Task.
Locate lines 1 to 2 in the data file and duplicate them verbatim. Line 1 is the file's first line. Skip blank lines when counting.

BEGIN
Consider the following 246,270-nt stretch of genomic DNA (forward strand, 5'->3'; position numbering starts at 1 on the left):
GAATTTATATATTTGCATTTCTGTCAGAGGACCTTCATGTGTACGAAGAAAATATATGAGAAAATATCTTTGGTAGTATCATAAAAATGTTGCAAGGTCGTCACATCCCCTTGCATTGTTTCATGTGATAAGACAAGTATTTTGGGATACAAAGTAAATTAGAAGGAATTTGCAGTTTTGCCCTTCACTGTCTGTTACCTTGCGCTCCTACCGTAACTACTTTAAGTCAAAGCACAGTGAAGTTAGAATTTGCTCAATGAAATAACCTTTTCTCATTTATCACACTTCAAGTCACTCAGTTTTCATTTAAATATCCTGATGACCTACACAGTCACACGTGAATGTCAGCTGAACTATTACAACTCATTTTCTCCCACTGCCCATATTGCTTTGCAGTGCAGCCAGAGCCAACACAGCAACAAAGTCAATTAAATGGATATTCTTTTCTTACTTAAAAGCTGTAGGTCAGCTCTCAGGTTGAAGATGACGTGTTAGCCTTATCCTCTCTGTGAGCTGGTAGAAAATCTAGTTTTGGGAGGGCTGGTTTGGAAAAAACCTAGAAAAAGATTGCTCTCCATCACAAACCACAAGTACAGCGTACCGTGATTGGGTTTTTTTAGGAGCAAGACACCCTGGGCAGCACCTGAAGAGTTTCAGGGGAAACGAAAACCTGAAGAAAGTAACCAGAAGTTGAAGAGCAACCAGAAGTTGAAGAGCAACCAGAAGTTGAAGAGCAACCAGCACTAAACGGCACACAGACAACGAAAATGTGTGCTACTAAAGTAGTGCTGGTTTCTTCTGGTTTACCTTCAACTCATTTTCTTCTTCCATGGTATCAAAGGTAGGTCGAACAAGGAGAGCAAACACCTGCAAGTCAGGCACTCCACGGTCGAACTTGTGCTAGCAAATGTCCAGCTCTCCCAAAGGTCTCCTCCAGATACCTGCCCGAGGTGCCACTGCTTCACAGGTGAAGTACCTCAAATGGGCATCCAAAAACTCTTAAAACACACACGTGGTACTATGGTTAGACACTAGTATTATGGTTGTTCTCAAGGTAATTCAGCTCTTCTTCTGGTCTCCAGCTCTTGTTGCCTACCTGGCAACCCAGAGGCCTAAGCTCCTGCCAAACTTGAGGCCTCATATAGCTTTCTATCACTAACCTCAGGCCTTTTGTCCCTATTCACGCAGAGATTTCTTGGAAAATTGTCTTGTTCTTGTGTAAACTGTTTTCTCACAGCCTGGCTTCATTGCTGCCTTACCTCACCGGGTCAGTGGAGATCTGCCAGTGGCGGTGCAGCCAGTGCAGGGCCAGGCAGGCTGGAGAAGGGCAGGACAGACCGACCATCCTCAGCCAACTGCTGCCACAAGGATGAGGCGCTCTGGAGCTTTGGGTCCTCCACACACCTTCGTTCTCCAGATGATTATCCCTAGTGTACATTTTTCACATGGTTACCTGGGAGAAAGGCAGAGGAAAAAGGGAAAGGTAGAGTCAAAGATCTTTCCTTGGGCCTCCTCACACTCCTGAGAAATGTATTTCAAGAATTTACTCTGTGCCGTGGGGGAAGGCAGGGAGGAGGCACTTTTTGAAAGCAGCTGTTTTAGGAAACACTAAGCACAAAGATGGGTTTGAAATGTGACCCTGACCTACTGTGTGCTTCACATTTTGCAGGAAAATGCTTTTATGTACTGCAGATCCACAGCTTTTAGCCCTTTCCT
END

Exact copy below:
Consider the following 246,270-nt stretch of genomic DNA (forward strand, 5'->3'; position numbering starts at 1 on the left):
GAATTTATATATTTGCATTTCTGTCAGAGGACCTTCATGTGTACGAAGAAAATATATGAGAAAATATCTTTGGTAGTATCATAAAAATGTTGCAAGGTCGTCACATCCCCTTGCATTGTTTCATGTGATAAGACAAGTATTTTGGGATACAAAGTAAATTAGAAGGAATTTGCAGTTTTGCCCTTCACTGTCTGTTACCTTGCGCTCCTACCGTAACTACTTTAAGTCAAAGCACAGTGAAGTTAGAATTTGCTCAATGAAATAACCTTTTCTCATTTATCACACTTCAAGTCACTCAGTTTTCATTTAAATATCCTGATGACCTACACAGTCACACGTGAATGTCAGCTGAACTATTACAACTCATTTTCTCCCACTGCCCATATTGCTTTGCAGTGCAGCCAGAGCCAACACAGCAACAAAGTCAATTAAATGGATATTCTTTTCTTACTTAAAAGCTGTAGGTCAGCTCTCAGGTTGAAGATGACGTGTTAGCCTTATCCTCTCTGTGAGCTGGTAGAAAATCTAGTTTTGGGAGGGCTGGTTTGGAAAAAACCTAGAAAAAGATTGCTCTCCATCACAAACCACAAGTACAGCGTACCGTGATTGGGTTTTTTTAGGAGCAAGACACCCTGGGCAGCACCTGAAGAGTTTCAGGGGAAACGAAAACCTGAAGAAAGTAACCAGAAGTTGAAGAGCAACCAGAAGTTGAAGAGCAACCAGAAGTTGAAGAGCAACCAGCACTAAACGGCACACAGACAACGAAAATGTGTGCTACTAAAGTAGTGCTGGTTTCTTCTGGTTTACCTTCAACTCATTTTCTTCTTCCATGGTATCAAAGGTAGGTCGAACAAGGAGAGCAAACACCTGCAAGTCAGGCACTCCACGGTCGAACTTGTGCTAGCAAATGTCCAGCTCTCCCAAAGGTCTCCTCCAGATACCTGCCCGAGGTGCCACTGCTTCACAGGTGAAGTACCTCAAATGGGCATCCAAAAACTCTTAAAACACACACGTGGTACTATGGTTAGACACTAGTATTATGGTTGTTCTCAAGGTAATTCAGCTCTTCTTCTGGTCTCCAGCTCTTGTTGCCTACCTGGCAACCCAGAGGCCTAAGCTCCTGCCAAACTTGAGGCCTCATATAGCTTTCTATCACTAACCTCAGGCCTTTTGTCCCTATTCACGCAGAGATTTCTTGGAAAATTGTCTTGTTCTTGTGTAAACTGTTTTCTCACAGCCTGGCTTCATTGCTGCCTTACCTCACCGGGTCAGTGGAGATCTGCCAGTGGCGGTGCAGCCAGTGCAGGGCCAGGCAGGCTGGAGAAGGGCAGGACAGACCGACCATCCTCAGCCAACTGCTGCCACAAGGATGAGGCGCTCTGGAGCTTTGGGTCCTCCACACACCTTCGTTCTCCAGATGATTATCCCTAGTGTACATTTTTCACATGGTTACCTGGGAGAAAGGCAGAGGAAAAAGGGAAAGGTAGAGTCAAAGATCTTTCCTTGGGCCTCCTCACACTCCTGAGAAATGTATTTCAAGAATTTACTCTGTGCCGTGGGGGAAGGCAGGGAGGAGGCACTTTTTGAAAGCAGCTGTTTTAGGAAACACTAAGCACAAAGATGGGTTTGAAATGTGACCCTGACCTACTGTGTGCTTCACATTTTGCAGGAAAATGCTTTTATGTACTGCAGATCCACAGCTTTTAGCCCTTTCCT